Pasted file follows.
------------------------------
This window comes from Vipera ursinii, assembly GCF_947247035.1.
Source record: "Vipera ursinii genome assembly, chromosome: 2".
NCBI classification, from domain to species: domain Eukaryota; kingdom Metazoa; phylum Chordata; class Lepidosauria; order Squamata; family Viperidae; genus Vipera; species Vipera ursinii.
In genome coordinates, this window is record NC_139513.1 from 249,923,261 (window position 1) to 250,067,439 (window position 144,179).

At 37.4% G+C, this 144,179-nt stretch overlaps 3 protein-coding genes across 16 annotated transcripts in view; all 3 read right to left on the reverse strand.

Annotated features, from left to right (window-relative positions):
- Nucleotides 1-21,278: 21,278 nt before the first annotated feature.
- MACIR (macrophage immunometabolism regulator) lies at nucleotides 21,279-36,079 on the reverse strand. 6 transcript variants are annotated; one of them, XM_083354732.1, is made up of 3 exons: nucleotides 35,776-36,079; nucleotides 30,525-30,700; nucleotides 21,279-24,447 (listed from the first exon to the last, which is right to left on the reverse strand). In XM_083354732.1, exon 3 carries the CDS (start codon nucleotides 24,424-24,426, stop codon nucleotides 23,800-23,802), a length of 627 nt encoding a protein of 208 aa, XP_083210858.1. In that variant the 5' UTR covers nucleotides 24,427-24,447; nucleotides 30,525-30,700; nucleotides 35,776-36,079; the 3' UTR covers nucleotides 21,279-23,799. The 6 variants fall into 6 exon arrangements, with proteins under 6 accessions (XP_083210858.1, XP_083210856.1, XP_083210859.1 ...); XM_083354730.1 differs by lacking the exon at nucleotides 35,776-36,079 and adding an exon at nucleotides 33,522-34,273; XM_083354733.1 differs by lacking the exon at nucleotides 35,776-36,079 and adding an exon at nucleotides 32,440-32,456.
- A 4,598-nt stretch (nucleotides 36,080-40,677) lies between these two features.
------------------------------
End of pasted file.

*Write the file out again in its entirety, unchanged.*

This window comes from Vipera ursinii, assembly GCF_947247035.1.
Source record: "Vipera ursinii genome assembly, chromosome: 2".
NCBI classification, from domain to species: domain Eukaryota; kingdom Metazoa; phylum Chordata; class Lepidosauria; order Squamata; family Viperidae; genus Vipera; species Vipera ursinii.
In genome coordinates, this window is record NC_139513.1 from 249,923,261 (window position 1) to 250,067,439 (window position 144,179).

At 37.4% G+C, this 144,179-nt stretch overlaps 3 protein-coding genes across 16 annotated transcripts in view; all 3 read right to left on the reverse strand.

Annotated features, from left to right (window-relative positions):
- Nucleotides 1-21,278: 21,278 nt before the first annotated feature.
- MACIR (macrophage immunometabolism regulator) lies at nucleotides 21,279-36,079 on the reverse strand. 6 transcript variants are annotated; one of them, XM_083354732.1, is made up of 3 exons: nucleotides 35,776-36,079; nucleotides 30,525-30,700; nucleotides 21,279-24,447 (listed from the first exon to the last, which is right to left on the reverse strand). In XM_083354732.1, exon 3 carries the CDS (start codon nucleotides 24,424-24,426, stop codon nucleotides 23,800-23,802), a length of 627 nt encoding a protein of 208 aa, XP_083210858.1. In that variant the 5' UTR covers nucleotides 24,427-24,447; nucleotides 30,525-30,700; nucleotides 35,776-36,079; the 3' UTR covers nucleotides 21,279-23,799. The 6 variants fall into 6 exon arrangements, with proteins under 6 accessions (XP_083210858.1, XP_083210856.1, XP_083210859.1 ...); XM_083354730.1 differs by lacking the exon at nucleotides 35,776-36,079 and adding an exon at nucleotides 33,522-34,273; XM_083354733.1 differs by lacking the exon at nucleotides 35,776-36,079 and adding an exon at nucleotides 32,440-32,456.
- A 4,598-nt stretch (nucleotides 36,080-40,677) lies between these two features.